Matthew 21:22 is Jesus’ most damaging statement against the legitimacy of Christian faith. He says, “And all things, whatsoever ye shall ask in prayer, believing, ye shall receive.” In other words, you will receive anything you pray for as long as you believe that you’ll receive it. That statement is undeniably false, and we can easily demonstrate it as such. Apologists have tried to justify this statement over the years by postulating that Jesus’ statement is true only if the request is in God’s will. However, there is no biblical text supporting the inclusion of God’s will into the words from Jesus’ mouth. He says if you believe, you will receive. End of story.
If a request were already in God’s will, however, what impact would the prayer truthfully have? If the request isn’t in God’s will, he won’t answer it no matter how much one prays. Thus, God’s will, not prayer, is the sole determining factor for future events. Once again, since it’s impossible to shift from the future that God envisioned at the beginning of time, prayer can have no effect on the outcome. Even so, Jesus repeats this promise no less than three additional times in John’s Gospel (14:12-14, 15:7, 16:23-24). The red text is there for everyone to see these claims. I really can’t emphasize enough how damaging these statements are toward the assertion that Christianity is a legitimate faith.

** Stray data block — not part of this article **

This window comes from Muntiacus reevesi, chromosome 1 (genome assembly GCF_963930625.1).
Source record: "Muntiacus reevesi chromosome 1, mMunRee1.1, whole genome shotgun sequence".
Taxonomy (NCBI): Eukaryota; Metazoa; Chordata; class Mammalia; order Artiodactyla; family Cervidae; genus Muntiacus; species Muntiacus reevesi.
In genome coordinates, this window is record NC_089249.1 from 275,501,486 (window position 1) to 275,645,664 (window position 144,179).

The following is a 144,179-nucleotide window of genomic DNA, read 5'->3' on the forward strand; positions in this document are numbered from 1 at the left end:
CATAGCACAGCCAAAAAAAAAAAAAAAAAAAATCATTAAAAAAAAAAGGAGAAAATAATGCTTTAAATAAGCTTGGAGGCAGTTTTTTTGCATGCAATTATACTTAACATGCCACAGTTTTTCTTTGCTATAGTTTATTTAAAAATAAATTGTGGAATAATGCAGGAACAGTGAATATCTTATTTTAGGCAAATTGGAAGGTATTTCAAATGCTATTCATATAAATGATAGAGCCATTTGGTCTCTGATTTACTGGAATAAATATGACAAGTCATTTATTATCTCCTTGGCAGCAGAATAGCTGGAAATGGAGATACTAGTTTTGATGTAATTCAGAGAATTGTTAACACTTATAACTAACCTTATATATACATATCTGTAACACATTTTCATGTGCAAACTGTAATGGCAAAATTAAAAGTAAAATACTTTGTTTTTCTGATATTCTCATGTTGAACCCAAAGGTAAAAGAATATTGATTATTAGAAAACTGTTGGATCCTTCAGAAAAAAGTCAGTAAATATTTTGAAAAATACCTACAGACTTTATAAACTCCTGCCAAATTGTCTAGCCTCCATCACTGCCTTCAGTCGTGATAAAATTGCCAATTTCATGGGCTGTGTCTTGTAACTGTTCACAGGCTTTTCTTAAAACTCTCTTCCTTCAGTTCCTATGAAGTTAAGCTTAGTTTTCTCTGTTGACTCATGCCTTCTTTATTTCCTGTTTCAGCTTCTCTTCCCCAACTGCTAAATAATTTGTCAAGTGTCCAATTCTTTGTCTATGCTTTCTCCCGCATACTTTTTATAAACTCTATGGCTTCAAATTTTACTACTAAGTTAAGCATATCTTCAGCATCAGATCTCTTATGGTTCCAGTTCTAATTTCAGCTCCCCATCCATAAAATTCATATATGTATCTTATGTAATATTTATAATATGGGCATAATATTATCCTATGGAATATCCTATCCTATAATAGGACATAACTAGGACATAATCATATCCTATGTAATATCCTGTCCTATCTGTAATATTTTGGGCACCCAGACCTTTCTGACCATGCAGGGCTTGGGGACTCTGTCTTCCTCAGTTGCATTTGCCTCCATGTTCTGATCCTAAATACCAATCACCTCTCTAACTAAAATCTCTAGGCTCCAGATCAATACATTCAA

Iron: God’s Kryptonite
The Bible contains farces that even an act of God cannot explain. After the creation, God asks Adam to look over the animals and find one “suitable” for him (Genesis 2:18-20). The all-knowing god is absolutely clueless as to what kind of partner Adam might desire. Did he not already realize that he was going to make a woman for him? Isn’t it also disgusting for God to propose that Adam should find an animal to be his sexual companion?
Two additional stories in Genesis seem relevant to about every topic we cover: Noah and Babel. During Noah’s flood, God kills almost the entire world population of humans and animals because the people are evil. Why would an omniscient god lack the common sense to get his creation right the first time so that he isn’t required to redo everything? Afterwards, he promises to never do it again because humans are evil (Genesis 8:21). As stated before, God admits that the flood solved nothing. Several years later, groups of people assemble to build a tower so that they can see God in Heaven. Since God doesn’t like this seemingly impossible idea of people spotting him, he confuses their language to cease construction on the tower (Genesis 11:1-8). The people may not have realized that God didn’t actually live on top of a dome over the earth, but God should have been aware of this information for obvious reasons. We’ve looked deep into space with telescopes, but God didn’t stop us on those endeavors. Why would he think that these primitive people could see him? Is this when he moved from the earth’s dome to the outer boundaries of the universe? What about all the other authors who claim to have caught a glimpse of God? The Tower of Babel myth is definitely one of the most absurd stories ever told. Even so, a good portion of the world still ignorantly accepts it as truth. That’s a shame, too.